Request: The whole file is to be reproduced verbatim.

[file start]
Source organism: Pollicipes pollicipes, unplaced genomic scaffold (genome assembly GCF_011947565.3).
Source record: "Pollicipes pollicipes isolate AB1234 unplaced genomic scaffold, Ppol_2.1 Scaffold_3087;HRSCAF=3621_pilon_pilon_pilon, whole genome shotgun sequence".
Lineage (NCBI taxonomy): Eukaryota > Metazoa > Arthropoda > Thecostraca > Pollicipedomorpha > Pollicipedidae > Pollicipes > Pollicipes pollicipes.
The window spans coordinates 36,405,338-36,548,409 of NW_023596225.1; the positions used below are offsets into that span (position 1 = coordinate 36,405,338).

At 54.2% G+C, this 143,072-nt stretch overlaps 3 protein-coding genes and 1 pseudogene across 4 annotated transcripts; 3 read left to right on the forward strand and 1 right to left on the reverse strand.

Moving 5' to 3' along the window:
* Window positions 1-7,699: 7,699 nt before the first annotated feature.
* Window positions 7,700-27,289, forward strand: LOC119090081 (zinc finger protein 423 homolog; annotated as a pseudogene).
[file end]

Source organism: Pollicipes pollicipes, unplaced genomic scaffold (genome assembly GCF_011947565.3).
Source record: "Pollicipes pollicipes isolate AB1234 unplaced genomic scaffold, Ppol_2.1 Scaffold_3087;HRSCAF=3621_pilon_pilon_pilon, whole genome shotgun sequence".
Lineage (NCBI taxonomy): Eukaryota > Metazoa > Arthropoda > Thecostraca > Pollicipedomorpha > Pollicipedidae > Pollicipes > Pollicipes pollicipes.
The window spans coordinates 36,405,338-36,548,409 of NW_023596225.1; the positions used below are offsets into that span (position 1 = coordinate 36,405,338).

At 54.2% G+C, this 143,072-nt stretch overlaps 3 protein-coding genes and 1 pseudogene across 4 annotated transcripts; 3 read left to right on the forward strand and 1 right to left on the reverse strand.

Moving 5' to 3' along the window:
* Window positions 1-7,699: 7,699 nt before the first annotated feature.
* Window positions 7,700-27,289, forward strand: LOC119090081 (zinc finger protein 423 homolog; annotated as a pseudogene).